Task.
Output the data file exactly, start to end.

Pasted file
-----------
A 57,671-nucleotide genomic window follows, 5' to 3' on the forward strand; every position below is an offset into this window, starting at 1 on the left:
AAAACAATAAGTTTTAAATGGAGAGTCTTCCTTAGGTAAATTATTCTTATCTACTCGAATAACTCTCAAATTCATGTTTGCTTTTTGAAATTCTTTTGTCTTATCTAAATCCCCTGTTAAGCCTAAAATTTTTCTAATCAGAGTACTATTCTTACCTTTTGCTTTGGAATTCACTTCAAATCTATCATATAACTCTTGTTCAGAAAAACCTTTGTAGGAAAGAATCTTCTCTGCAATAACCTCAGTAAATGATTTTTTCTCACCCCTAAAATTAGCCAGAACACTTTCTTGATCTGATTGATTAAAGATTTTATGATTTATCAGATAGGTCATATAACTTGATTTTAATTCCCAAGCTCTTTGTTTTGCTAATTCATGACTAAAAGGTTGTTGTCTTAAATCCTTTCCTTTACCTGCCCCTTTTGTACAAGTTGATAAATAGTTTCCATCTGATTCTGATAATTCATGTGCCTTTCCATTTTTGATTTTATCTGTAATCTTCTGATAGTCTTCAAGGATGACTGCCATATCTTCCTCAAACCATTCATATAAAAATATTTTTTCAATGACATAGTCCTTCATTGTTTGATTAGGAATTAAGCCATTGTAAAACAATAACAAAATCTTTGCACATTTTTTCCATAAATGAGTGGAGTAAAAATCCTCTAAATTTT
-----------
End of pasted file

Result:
A 57,671-nucleotide genomic window follows, 5' to 3' on the forward strand; every position below is an offset into this window, starting at 1 on the left:
AAAACAATAAGTTTTAAATGGAGAGTCTTCCTTAGGTAAATTATTCTTATCTACTCGAATAACTCTCAAATTCATGTTTGCTTTTTGAAATTCTTTTGTCTTATCTAAATCCCCTGTTAAGCCTAAAATTTTTCTAATCAGAGTACTATTCTTACCTTTTGCTTTGGAATTCACTTCAAATCTATCATATAACTCTTGTTCAGAAAAACCTTTGTAGGAAAGAATCTTCTCTGCAATAACCTCAGTAAATGATTTTTTCTCACCCCTAAAATTAGCCAGAACACTTTCTTGATCTGATTGATTAAAGATTTTATGATTTATCAGATAGGTCATATAACTTGATTTTAATTCCCAAGCTCTTTGTTTTGCTAATTCATGACTAAAAGGTTGTTGTCTTAAATCCTTTCCTTTACCTGCCCCTTTTGTACAAGTTGATAAATAGTTTCCATCTGATTCTGATAATTCATGTGCCTTTCCATTTTTGATTTTATCTGTAATCTTCTGATAGTCTTCAAGGATGACTGCCATATCTTCCTCAAACCATTCATATAAAAATATTTTTTCAATGACATAGTCCTTCATTGTTTGATTAGGAATTAAGCCATTGTAAAACAATAACAAAATCTTTGCACATTTTTTCCATAAATGAGTGGAGTAAAAATCCTCTAAATTTT